Recitatif Summary & Study Guide includes comprehensive information and analysis to help you understand the book. This study guide contains the following sections:
This detailed literature summary also contains Bibliography on Recitatif by Toni Morrison.
"Recitatif" is the only published short story by luminary African-American novelist Toni Morrison. It appeared in a 1983 anthology of writing by African-American women entitled Confirmation, edited by Amiri and Amina Baraka. "Recitatif" tells the story of the conflicted friendship between two girls—one black and one white—from the time they meet and bond at age eight while staying at an orphanage through their re-acquaintance as mothers on different sides of economic, political, and racial divides in a recently gentrified town in upstate New York.
While Morrison typically writes about black communities from an inside perspective, in this story she takes a different approach. The story explores how the relationship between the two main characters is shaped by their racial difference. Morrison does not, however, disclose which character is white and which is black. Rather than delving into the distinctive culture of African Americans, she illustrates how the divide between the races in American culture at large is dependent on blacks and whites defining themselves in opposition to one another. Her use of description and characterization in the story underscores the readers' complicity in this process. Morrison has considered similar issues in her book of criticism, Playing in the Dark: Whiteness and the Literary Imagination, which explores how language enforces stereotypes in the work of classic American authors such as Melville, Poe, and Hemingway. "Recitatif" may therefore be understood as part of Morrison's ongoing response to the mostly white and male classic literary tradition of the United States.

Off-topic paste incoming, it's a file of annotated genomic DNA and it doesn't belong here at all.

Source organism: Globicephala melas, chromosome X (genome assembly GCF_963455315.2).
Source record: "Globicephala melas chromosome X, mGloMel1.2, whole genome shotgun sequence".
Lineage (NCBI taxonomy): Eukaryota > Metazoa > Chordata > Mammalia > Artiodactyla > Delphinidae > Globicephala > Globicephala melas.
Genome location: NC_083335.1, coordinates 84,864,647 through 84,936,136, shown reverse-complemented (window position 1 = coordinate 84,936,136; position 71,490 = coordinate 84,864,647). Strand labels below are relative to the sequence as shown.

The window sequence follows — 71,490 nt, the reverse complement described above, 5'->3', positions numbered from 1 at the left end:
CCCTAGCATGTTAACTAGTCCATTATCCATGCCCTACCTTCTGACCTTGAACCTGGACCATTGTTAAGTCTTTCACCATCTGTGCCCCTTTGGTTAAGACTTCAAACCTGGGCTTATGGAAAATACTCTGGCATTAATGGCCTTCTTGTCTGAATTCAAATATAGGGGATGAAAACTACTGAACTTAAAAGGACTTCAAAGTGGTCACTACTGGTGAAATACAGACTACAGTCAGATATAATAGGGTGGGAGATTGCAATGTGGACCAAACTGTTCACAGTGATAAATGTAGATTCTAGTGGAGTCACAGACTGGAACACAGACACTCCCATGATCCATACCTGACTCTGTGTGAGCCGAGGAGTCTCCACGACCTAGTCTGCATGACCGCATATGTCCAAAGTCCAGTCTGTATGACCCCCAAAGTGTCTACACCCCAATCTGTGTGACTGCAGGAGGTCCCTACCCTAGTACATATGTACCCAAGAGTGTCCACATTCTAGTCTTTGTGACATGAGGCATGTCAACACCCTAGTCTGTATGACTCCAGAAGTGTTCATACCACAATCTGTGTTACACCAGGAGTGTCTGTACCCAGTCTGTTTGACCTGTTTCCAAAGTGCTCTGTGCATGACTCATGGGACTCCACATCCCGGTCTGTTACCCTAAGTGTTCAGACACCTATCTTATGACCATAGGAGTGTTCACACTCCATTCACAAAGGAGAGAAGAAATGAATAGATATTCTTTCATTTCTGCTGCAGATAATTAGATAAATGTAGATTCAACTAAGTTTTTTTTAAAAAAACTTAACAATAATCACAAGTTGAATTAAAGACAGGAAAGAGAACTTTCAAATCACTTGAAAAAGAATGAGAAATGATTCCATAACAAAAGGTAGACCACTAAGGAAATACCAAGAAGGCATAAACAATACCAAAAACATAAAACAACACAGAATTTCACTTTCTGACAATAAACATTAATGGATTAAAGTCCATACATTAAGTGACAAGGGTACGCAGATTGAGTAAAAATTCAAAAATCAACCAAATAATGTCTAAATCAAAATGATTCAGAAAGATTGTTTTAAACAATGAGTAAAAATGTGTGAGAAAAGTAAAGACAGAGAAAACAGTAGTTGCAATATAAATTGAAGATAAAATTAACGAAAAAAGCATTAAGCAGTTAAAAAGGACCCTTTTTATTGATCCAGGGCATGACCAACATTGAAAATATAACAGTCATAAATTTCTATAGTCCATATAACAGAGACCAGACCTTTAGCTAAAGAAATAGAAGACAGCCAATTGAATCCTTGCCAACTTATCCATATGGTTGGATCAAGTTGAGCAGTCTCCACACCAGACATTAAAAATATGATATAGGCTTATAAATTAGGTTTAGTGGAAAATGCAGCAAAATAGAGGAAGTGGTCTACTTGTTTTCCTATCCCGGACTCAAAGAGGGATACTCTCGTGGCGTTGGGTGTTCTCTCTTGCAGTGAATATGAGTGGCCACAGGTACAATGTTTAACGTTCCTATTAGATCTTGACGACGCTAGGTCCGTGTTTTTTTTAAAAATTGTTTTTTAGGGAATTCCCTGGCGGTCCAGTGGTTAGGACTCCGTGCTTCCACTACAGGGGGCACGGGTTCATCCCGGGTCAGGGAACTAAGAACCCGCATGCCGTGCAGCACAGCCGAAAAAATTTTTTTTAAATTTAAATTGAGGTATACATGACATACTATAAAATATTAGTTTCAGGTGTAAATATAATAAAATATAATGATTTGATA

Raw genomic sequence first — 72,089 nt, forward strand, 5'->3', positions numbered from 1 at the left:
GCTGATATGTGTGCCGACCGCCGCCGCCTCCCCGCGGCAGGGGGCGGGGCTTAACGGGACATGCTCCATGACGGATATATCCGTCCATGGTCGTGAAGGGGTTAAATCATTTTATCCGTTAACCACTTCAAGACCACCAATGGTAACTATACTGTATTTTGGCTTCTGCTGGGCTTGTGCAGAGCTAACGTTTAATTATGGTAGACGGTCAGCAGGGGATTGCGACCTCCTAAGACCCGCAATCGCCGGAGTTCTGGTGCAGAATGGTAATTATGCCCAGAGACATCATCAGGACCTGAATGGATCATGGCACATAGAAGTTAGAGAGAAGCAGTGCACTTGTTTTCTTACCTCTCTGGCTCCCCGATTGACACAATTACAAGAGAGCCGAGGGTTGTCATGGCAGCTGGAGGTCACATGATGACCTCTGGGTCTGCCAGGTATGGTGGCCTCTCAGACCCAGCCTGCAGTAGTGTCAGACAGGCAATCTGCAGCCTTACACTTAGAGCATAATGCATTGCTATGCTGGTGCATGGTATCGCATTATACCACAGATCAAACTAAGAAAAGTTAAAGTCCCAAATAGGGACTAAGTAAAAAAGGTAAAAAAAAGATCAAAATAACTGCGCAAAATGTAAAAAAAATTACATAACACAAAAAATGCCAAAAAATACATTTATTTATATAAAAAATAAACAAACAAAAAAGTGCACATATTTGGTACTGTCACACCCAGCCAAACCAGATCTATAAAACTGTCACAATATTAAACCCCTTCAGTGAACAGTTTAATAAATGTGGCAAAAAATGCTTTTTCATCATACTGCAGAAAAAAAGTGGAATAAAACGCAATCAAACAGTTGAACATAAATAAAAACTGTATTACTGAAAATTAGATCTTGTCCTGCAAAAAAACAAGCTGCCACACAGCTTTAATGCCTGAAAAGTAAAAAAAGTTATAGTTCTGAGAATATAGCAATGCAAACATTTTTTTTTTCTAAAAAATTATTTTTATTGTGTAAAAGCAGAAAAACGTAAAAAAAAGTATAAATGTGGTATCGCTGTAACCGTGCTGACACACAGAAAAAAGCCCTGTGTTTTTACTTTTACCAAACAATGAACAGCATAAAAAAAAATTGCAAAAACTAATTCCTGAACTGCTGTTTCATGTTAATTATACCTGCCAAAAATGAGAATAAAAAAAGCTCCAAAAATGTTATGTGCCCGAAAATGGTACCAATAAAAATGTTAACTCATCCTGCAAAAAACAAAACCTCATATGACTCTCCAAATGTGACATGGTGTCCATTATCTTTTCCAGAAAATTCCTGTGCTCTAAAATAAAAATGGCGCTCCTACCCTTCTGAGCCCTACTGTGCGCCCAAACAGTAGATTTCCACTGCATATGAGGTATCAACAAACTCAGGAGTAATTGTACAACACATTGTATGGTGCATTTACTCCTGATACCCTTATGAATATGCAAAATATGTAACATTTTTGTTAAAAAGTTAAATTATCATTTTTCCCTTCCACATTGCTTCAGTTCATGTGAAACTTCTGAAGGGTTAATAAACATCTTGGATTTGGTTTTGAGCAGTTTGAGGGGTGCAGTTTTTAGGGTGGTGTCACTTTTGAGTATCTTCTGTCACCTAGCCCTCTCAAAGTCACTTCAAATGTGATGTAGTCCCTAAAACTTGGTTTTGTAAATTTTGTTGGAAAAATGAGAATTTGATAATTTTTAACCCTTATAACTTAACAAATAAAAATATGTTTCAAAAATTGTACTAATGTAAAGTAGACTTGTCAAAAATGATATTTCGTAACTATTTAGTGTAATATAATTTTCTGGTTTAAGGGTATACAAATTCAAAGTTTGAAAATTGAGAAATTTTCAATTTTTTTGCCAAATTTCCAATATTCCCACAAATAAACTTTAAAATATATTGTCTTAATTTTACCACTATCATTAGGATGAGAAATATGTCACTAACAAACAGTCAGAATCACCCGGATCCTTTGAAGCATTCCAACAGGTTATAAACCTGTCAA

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Racism plays a very important role in this story, as Roberta and Twyla are of opposite races. When they are young, they think nothing of it, but they learn from their mothers what it means to discriminate. As they get older, they dislike each other more for who they are, and find it hard to feel sympathy for the opposite race when they are neglected. In the final encounter that they have with each other, we see a conclusion that is much like our own world today; no real ending of their horrible feelings towards each other.
Twyla and Roberta meet each other when they are just little girls in a state home for children without mothers that can take proper care of them. At this point, the children are quite innocent, and the only conflicts they have are silly ones. They see right past the other's race, but only learn what it means to discriminate from the older generations. As the story goes on, we see how each of them loses their youth, and with it comes their innocence, their ability to accept everyone as an equal.